— No. 12 Lars Eller
— No. 11 Jakub Vrana
— No. 10 Brooks Orpik
— No. 9 John Carlson
— No. 8 Dmitry Orlov
— No. 7 Andre Burakovsky
— No. 6 Matt Niskanen
— No. 5 Evgeny Kuznetsov
— No. 4 T.J. Oshie
— No. 3 Alex Ovechkin
— No. 2 Nicklas Backstrom

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D.C. artist turns her love for the Washington Capitals into works of art

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@tkopaintings on Twitter

D.C. artist turns her love for the Washington Capitals into works of art

Local artist Taylor Kampa has taken her love for the Washington Capitals and turned it into works of art. 

You can find paintings done by Kampa of Alex Ovechkin, Tom Wilson, Nicklas Backstrom, T.J. Oshie, John Carlson and Braden Holtby on display at Circa Chinatown – a restaurant neighboring Capital One Arena – along with other D.C. celebrities.

A professional artist for the last decade, Kampa told NHL.com that the pictures were "passion projects," and took about eight hours to finish. She became a fan of the Caps after she began dating her now-husband back in 2009.

Her work has even caught the eye of The Great Eight. After posting a video to Instagram of her painting Ovechkin hoisting the Stanley Cup, the Conn Smythe Trophy winner liked and commented on it. 

"I almost died," Kampa said.

"It has been amazing sharing something that I am excited about that resonates with the people in my city," Kampa said. "I've been painting these portraits for a long time, so it's awesome to have them seen by so many people."

Kampa will also create paintings for the Capitals foundation's annual Casino Night fundraiser next year. 

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Key Caps questions: Who will play center on the fourth line?

Key Caps questions: Who will play center on the fourth line?

The dog days of summer are officially here, but it's never too hot to talk some hockey.

Capitals correspondent JJ Regan is here to help you through the offseason doldrums as he discusses key questions facing the Caps for the upcoming season as Washington prepares to defend its title for the first time in franchise history.

Today's question: Who will be the team's primary fourth line center?

With the departure of Jay Beagle, there is a spot open at center on the fourth line. There appears on the roster to be three clear candidates to fill that position: Chandler Stephenson, Travis Boyd and Nic Dowd.

To find out why you should cross Stephenson’s name off the list, you should read yesterday's Key Caps Question about whether or not Stephenson is a wing or a center. To summarize, Washington sees Stephenson as more of a wing which explains why they both re-signed Boyd and brought in Dowd.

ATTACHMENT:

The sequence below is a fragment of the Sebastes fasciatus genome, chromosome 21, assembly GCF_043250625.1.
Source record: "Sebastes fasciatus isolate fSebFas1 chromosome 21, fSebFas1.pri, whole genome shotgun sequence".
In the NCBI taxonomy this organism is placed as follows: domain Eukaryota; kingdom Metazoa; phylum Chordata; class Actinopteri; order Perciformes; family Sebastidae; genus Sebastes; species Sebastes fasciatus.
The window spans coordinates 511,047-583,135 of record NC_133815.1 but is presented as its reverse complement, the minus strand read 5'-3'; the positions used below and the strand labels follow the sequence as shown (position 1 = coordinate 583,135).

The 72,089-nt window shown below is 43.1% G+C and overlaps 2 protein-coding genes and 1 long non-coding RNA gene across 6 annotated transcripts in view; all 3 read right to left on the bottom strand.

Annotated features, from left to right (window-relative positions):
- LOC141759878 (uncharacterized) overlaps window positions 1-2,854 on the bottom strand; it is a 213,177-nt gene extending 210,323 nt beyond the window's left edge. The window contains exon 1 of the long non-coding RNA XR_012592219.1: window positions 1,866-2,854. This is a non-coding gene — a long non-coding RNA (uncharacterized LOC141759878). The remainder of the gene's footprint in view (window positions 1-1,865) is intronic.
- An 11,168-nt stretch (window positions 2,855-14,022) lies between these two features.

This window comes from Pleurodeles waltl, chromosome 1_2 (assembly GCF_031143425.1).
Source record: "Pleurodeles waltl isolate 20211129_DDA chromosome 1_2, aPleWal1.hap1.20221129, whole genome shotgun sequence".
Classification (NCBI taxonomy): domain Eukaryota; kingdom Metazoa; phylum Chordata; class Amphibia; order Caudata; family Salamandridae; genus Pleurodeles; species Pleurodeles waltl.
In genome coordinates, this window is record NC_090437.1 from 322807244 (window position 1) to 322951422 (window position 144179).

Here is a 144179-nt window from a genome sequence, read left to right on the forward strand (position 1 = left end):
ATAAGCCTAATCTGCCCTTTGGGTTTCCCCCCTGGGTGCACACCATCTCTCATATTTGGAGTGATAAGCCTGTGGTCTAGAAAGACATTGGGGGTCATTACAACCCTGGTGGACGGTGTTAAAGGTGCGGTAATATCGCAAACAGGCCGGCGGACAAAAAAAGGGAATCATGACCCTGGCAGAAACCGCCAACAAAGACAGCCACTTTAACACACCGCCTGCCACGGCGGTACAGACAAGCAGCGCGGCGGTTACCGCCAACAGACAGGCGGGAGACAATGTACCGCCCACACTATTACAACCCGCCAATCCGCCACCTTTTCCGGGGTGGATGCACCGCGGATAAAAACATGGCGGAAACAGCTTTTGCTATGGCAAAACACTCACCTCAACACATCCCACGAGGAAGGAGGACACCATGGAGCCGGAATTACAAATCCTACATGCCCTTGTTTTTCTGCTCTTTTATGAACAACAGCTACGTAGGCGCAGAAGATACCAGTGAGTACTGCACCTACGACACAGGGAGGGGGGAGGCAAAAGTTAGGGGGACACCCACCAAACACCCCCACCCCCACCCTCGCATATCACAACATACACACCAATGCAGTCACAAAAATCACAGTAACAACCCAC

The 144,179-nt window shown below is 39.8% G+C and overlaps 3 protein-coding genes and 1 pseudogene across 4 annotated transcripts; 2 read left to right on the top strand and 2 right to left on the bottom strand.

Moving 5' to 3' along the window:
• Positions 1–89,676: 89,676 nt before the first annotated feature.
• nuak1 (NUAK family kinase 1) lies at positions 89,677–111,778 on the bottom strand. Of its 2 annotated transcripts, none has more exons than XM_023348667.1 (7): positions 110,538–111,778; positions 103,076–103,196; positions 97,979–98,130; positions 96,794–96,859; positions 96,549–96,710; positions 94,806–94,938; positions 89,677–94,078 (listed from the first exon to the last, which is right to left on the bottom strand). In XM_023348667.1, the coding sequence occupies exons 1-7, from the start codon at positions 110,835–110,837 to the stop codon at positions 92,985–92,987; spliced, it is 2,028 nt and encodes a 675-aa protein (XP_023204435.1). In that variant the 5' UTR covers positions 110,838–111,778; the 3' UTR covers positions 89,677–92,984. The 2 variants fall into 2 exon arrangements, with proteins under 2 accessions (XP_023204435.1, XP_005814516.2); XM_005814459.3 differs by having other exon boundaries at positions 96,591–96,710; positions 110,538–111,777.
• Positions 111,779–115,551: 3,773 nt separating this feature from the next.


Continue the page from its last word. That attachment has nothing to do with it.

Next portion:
So who will it be between those two?

Both players seem to fit the mold as effective centers in the AHL where they were both productive. Dowd has an edge in NHL experience with 131 NHL games as compared to Boyd’s eight.

But Barry Trotz clearly had faith in Boyd at center which is why we saw him fill in on the top line on March 18 in Philadelphia. Boyd rewarded that faith with a spin pass to Alex Ovechkin for an assist, his first career point.

Trotz is now gone and Todd Reirden is in charge, but there is at least a level of familiarity there with the coaching staff and Boyd, more so than with Dowd who is new to the organization.

Second, the Caps may have tipped their hand a bit when you compare the two contracts. Center is an important position and Brian MacLellan has frequently referenced the team’s strength in center depth as a major reason for their Cup run.

Both Boyd and Dowd were signed over the offseason. Both contracts are one-way, suggesting both will be in the NHL, but Boyd’s cap hit is $800,000 while Dowd’s is $650,000. Of course, that will not matter when the players get on the ice. If Dowd outplays Boyd, he will start over him. Plus, the market ultimately dictates price. Even if the Caps wanted Dowd for their top line, if you can get him for $650k, you sign him for $650k.

Considering how important a position center is, however, even on the fourth line, it seems telling that the team was willing to give Boyd, a player with eight games of experience to his name, $800k while Dowd was signed for the minimum. That seems to suggest the Caps at least foresee Boyd having a bigger role which, for two players penciled in for the fourth line, would mean playing him at center.

Other key Caps questions: